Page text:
The release continued that Washington National Opera is prepared to reimburse completely all ticket purchases and donations associated with the Ring cycle.

Across the country, the Seattle Opera has begun ticket sales for their production which is slated for next August. The company reports that "already over 60 percent sold on priority sales."

This award-winning production, inspired by the natural beauty of the Pacific Northwest, was unveiled in 2001 to wide acclaim, and revived for sold-out audiences in 2005. The next Ring is August 9 - August 30, 2009.

At this time orders are accepted for full cycles only. Subject to availability, tickets to individual operas will go on sale in the summer of 2009.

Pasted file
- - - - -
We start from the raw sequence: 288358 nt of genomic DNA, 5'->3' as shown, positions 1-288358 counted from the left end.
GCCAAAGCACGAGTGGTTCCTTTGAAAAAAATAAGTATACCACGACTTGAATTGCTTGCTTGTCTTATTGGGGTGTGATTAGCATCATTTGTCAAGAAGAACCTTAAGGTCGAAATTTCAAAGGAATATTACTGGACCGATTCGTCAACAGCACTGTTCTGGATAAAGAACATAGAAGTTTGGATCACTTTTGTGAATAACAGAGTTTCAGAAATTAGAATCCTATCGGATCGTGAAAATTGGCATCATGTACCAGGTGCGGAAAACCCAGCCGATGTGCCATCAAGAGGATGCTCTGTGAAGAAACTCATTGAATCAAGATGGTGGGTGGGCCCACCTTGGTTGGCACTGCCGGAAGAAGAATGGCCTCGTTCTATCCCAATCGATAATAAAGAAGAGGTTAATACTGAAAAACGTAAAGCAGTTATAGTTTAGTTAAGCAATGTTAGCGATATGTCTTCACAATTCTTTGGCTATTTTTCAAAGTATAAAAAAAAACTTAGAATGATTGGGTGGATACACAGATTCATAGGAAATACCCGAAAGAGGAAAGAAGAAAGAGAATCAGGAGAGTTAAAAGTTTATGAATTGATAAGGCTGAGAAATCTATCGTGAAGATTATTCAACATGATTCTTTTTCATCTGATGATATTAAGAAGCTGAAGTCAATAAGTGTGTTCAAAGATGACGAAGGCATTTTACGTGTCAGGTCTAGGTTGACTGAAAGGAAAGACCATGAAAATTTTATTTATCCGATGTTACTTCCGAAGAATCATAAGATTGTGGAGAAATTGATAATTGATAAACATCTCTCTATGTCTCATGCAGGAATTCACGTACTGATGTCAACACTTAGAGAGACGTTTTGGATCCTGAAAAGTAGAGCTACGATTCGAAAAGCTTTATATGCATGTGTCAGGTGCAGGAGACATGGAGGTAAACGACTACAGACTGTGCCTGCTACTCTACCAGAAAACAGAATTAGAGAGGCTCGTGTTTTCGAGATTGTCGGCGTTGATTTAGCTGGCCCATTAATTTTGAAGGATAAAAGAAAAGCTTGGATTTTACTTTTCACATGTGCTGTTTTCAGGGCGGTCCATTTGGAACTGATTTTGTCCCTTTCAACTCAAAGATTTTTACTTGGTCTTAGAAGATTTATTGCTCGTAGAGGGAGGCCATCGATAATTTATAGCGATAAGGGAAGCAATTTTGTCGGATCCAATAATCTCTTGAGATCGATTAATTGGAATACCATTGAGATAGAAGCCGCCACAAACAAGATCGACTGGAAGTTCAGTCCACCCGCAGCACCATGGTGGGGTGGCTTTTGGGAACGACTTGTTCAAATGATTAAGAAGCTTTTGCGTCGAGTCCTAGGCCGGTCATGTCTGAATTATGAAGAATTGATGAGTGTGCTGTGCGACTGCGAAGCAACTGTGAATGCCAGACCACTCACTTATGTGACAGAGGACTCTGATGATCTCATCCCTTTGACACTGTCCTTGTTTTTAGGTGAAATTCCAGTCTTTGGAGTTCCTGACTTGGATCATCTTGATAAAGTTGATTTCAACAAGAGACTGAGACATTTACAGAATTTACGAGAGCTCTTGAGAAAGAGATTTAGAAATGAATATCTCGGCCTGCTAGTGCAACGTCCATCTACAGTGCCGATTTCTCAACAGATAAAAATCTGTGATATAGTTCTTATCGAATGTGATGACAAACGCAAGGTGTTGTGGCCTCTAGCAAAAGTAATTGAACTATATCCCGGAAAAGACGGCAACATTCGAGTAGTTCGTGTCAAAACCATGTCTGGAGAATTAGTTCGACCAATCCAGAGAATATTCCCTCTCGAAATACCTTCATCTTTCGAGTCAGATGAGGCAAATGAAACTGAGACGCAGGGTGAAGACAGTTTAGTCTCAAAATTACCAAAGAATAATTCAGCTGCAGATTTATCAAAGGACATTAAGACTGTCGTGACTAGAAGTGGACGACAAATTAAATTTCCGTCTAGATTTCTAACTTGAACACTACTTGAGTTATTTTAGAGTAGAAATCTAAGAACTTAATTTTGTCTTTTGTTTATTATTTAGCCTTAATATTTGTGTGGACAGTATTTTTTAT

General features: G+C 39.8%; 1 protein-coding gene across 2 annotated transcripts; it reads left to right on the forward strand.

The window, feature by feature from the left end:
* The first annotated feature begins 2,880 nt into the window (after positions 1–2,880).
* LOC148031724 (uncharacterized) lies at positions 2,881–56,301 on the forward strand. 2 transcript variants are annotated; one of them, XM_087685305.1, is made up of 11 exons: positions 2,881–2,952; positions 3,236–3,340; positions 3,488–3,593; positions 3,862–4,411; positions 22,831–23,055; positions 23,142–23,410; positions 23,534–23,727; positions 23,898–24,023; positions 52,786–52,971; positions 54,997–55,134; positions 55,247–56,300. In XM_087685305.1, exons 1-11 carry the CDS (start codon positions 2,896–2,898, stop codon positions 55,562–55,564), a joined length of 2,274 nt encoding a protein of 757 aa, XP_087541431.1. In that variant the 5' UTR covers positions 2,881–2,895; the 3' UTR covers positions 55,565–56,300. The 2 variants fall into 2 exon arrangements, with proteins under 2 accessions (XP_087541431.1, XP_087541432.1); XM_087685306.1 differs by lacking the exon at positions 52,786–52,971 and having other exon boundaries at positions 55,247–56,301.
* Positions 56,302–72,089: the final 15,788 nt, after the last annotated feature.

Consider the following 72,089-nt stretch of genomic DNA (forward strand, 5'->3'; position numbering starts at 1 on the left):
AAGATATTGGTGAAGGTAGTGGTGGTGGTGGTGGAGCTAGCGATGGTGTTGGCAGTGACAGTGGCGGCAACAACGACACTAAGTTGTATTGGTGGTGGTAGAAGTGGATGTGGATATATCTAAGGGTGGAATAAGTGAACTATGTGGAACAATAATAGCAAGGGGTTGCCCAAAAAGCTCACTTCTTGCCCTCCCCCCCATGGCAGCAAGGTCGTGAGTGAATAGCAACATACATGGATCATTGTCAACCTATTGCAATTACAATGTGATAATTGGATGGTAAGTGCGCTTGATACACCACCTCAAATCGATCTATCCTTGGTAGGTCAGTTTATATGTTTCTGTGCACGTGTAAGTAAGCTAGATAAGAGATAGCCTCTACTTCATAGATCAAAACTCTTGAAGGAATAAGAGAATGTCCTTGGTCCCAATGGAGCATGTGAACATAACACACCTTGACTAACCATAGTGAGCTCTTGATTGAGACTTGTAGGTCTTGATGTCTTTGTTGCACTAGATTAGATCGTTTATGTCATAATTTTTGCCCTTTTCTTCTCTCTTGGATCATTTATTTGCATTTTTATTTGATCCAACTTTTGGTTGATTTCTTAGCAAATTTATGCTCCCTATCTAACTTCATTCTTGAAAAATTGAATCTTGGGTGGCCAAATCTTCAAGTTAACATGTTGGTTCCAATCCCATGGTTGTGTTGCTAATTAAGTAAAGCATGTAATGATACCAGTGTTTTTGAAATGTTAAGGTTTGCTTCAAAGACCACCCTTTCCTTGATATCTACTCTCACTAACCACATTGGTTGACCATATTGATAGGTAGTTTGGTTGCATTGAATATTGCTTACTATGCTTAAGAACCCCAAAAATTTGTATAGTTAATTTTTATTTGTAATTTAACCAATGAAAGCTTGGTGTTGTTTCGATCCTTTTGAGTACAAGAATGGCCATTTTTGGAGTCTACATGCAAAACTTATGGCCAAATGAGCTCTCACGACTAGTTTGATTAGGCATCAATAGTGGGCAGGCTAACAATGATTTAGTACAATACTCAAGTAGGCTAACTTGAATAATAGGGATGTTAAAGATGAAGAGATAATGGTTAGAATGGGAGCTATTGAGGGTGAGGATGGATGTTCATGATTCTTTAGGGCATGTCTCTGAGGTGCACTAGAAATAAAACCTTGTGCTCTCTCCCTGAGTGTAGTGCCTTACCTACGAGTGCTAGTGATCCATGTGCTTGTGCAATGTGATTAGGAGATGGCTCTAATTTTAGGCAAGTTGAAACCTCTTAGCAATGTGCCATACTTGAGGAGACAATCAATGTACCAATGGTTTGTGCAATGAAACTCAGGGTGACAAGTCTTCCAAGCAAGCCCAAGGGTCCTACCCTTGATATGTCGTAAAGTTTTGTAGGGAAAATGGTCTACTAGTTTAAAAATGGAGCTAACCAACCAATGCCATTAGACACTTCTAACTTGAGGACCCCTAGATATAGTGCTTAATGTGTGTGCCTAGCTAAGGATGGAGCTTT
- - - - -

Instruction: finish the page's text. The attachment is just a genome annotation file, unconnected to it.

First in the series is Das Rheingold, which begins August 9, 2009.

Das Rheingold
All four of the rings will be conducted by Robert Spano and directed by Stephen Wadsworth. Likewise, all set designs are by Thomas Lynch. Costume Designer is Martin Pakledinaz. Fire Designer and Flight Technical Director: Charles T. Buck. Lighting Design by Peter Kaczorowski. Hair and Makeup Design by Joyce Degenfelder. English Captions by Jonathan Dean.

In German with English Captions, the cast includes: Stig Fogh Andersen, Janice Baird, Stephanie Blythe, Luretta Bybee, Jason Collins, Richard Paul Fink, Julianne Gearhart, Greer Grimsley, Gordon Hawkins, Sarah Heltzel, Jennifer Hines, Michele Losier, Miriam Murphy, Dennis Petersen, Marie Plette, Andrea Silverstrelli, Stuart Skelton, Maria Streijffert, Daniel Sumegi, Kobie van Rensburg, Sally Wolf and Margaret Jane Wray.